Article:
Be Careful – Don’t Fall into the Phish Tank

Motivated by the high demand for health information on the black market, bad actors want access to networks and information systems of healthcare organizations. These bad actors have time, resources, and know-how to gain access to the valuable health information on individuals which organizations have.

For yourself, your family and the sake of your business or employer, you should be concerned about the privacy and security of personal health data. Medical identify theft through phishing is becoming increasingly common, with the worth of personal medical data 50 times greater on the black market than the worth of credit card data, says Dr. Marlowe Schaeffer-Polk, CEO of DoctorsDoDigital.

Experts say nearly half of all companies and consumers have experienced security breaches or hacks in the past year. According to the Identity Theft Resource Center, 42.5 percent of the security breaches identified in 2014 took place within the medical industry. The 6th Annual HIMSS Security Survey found that 19 percent of respondents reported a security breach during the past year.

Phishers use sophisticated tactics

A physician and an attorney, Dr. Schaeffer-Polk defines phishing as electronic communication intended to acquire sensitive, personal information by masquerading as a trusted entity or brand name. Phishers are becoming increasingly sophisticated, pirating logos and the use of familiar website graphics to make their messages look credible.

Dr. Schaeffer-Polk says phishers use social engineering techniques as a basis for their deviousness – most commonly the hardwired human impulses of “fear” and “fame.”

Fear plays into the insecurity that you may lose something if you don’t act, she explains. Phishers use language such as “you better act now, or you will lose your account” if your social security number or password is not provided. There’s urgency involved.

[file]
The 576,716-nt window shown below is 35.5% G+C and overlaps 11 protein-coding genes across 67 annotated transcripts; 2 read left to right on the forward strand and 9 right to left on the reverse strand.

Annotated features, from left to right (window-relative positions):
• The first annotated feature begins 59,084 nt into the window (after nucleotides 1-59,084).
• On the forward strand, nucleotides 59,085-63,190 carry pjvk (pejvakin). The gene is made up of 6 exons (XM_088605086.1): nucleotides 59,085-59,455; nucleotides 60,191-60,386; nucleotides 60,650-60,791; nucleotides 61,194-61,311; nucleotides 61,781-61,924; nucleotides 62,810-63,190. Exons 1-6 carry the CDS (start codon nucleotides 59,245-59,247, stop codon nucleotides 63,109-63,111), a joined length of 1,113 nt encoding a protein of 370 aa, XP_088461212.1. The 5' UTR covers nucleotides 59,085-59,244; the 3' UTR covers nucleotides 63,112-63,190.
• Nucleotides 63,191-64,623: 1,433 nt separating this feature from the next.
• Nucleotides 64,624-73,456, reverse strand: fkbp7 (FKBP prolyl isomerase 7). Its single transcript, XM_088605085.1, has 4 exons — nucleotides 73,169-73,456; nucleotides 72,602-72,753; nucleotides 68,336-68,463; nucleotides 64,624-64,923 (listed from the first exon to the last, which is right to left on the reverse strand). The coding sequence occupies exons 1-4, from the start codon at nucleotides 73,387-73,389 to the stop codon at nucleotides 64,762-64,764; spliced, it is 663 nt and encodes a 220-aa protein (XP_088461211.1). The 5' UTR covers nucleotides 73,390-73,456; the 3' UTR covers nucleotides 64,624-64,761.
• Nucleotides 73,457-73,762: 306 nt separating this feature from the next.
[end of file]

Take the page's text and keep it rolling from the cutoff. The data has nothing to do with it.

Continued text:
Fame massages our ego and manipulates our sense of importance, Dr. Schaeffer-Polk says. A common tactic is a flattering letter from a celebrity that promises an honor or prize if you provide personal information.

Other common techniques and phrases used by phishers:

  • “Verify your account.”
  • Requests for your social security number.
  • A tight deadline, such as “within the next 48 hours.”
  • Dear “Valued Customer,” rather than using your name.
  • Requests to click a link. It’s good practice to run your cursor over the link before clicking it to see if the url matches the message sender.
  • Requests to open an attachment.
  • The use of broken English.
  • Dates communicated as date/month/year rather than month/date/year.
  • Promises of free or discounted goods or services.
  • Subtle disguises such as a link to “Micosoft” rather than “Microsoft.”

Don’t communicate personal information via email, text or social messages

No matter the message, never provide personal information via email. This information includes your social security number, medical or health insurance identification numbers, and references to any medical conditions you have.

If you fall victim to a phisher’s trick, your network will be intruded by malware. There’s usually a long period of time between the intrusion and the realization that your network as been invaded – an average of more than 200 days, Dr. Schaeffer-Polk says.

From a privacy and security standpoint, the weakest link in the line of defense is the end user, she explains. Tests performed among organizational employees to see if they can spot phishing emails and other messages have had failure rates as high as 80 percent. For this reason, organizations need to step up educational efforts to inform their employees of the danger. Privacy and security is no longer just an IT problem.

The danger extends from email to text, instant and social messages. It’s very important to consider Twitter, Facebook, LinkedIn and other social networks as public networks.

You may be a target

Phishing attacks are not necessarily random. You may be personally targeted because of your position, your organization, who you know, what you know, or what you have access to (or what you can find out).

If you feel you have been the victim of a phish attack at work, contact your IT help desk. You may also wish to report the phish to the Internet Crime Complaint Center and the FTC.

So, when you receive an interesting, yet suspicious email or social message, stop and think. Is this for real? The best move may be to hit delete. Don’t fall into the phish tank.

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